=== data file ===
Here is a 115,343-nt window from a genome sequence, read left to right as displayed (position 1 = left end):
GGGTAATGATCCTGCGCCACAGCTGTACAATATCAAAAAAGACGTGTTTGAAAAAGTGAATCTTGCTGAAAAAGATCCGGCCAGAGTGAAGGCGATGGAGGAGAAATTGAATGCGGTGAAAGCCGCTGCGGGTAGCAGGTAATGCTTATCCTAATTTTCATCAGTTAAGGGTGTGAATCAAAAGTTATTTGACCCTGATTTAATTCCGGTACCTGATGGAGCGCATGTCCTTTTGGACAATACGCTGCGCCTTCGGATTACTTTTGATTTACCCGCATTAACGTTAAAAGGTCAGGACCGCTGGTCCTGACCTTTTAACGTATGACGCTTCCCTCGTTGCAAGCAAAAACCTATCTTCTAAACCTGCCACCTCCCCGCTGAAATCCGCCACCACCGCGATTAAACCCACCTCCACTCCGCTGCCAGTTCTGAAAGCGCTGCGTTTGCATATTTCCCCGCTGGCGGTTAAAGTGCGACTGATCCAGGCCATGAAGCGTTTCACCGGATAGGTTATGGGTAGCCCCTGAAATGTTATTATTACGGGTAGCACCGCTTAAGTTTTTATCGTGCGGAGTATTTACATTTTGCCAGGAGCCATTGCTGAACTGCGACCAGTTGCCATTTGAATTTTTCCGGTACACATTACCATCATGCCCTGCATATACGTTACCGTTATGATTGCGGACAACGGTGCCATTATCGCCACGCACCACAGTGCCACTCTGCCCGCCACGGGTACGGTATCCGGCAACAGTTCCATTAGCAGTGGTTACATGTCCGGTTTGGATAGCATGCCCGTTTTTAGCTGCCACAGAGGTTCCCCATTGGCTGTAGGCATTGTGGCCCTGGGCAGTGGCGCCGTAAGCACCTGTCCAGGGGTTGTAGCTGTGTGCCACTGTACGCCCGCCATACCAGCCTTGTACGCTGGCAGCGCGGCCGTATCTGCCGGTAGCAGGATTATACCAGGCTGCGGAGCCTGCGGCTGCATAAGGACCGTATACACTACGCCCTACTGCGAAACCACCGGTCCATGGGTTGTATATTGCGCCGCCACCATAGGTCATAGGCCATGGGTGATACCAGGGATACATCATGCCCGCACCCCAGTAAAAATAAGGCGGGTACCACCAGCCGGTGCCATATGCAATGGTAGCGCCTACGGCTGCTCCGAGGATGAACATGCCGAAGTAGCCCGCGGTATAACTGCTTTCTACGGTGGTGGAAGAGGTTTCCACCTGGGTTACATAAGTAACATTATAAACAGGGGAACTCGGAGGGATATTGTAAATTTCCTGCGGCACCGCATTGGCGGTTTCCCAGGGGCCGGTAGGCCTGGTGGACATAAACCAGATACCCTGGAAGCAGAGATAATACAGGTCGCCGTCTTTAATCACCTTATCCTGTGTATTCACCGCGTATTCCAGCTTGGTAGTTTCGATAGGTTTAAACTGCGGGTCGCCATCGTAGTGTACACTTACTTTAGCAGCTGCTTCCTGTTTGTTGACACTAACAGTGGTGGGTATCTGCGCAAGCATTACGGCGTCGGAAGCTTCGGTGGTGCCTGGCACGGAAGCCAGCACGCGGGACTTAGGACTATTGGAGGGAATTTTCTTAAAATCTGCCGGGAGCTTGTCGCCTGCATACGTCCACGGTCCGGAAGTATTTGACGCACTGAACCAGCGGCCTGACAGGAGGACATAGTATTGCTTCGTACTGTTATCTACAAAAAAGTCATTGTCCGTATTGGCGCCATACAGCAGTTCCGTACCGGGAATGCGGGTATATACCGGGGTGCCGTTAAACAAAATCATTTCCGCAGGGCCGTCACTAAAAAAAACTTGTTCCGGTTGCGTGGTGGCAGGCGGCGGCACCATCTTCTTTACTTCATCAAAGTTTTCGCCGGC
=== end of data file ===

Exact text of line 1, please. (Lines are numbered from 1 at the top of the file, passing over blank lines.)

Here is a 115,343-nt window from a genome sequence, read left to right as displayed (position 1 = left end):